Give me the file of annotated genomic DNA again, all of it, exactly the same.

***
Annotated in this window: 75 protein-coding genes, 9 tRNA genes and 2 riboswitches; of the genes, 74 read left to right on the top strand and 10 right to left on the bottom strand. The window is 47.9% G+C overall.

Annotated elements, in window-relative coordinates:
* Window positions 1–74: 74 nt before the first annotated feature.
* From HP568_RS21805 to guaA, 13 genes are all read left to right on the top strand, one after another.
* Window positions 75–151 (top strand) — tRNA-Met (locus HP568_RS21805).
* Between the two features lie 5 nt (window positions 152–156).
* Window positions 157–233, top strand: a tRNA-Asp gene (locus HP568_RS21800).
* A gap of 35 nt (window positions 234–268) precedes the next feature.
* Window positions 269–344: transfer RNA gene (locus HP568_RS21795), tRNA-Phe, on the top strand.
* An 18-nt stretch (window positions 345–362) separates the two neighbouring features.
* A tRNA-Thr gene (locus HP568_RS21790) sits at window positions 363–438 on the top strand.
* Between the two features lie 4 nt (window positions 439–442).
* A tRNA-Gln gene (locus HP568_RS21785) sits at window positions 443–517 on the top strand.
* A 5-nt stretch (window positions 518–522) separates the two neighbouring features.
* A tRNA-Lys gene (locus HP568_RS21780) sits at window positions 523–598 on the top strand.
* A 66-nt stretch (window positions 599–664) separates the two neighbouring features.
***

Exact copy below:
Annotated in this window: 75 protein-coding genes, 9 tRNA genes and 2 riboswitches; of the genes, 74 read left to right on the top strand and 10 right to left on the bottom strand. The window is 47.9% G+C overall.

Annotated elements, in window-relative coordinates:
* Window positions 1–74: 74 nt before the first annotated feature.
* From HP568_RS21805 to guaA, 13 genes are all read left to right on the top strand, one after another.
* Window positions 75–151 (top strand) — tRNA-Met (locus HP568_RS21805).
* Between the two features lie 5 nt (window positions 152–156).
* Window positions 157–233, top strand: a tRNA-Asp gene (locus HP568_RS21800).
* A gap of 35 nt (window positions 234–268) precedes the next feature.
* Window positions 269–344: transfer RNA gene (locus HP568_RS21795), tRNA-Phe, on the top strand.
* An 18-nt stretch (window positions 345–362) separates the two neighbouring features.
* A tRNA-Thr gene (locus HP568_RS21790) sits at window positions 363–438 on the top strand.
* Between the two features lie 4 nt (window positions 439–442).
* A tRNA-Gln gene (locus HP568_RS21785) sits at window positions 443–517 on the top strand.
* A 5-nt stretch (window positions 518–522) separates the two neighbouring features.
* A tRNA-Lys gene (locus HP568_RS21780) sits at window positions 523–598 on the top strand.
* A 66-nt stretch (window positions 599–664) separates the two neighbouring features.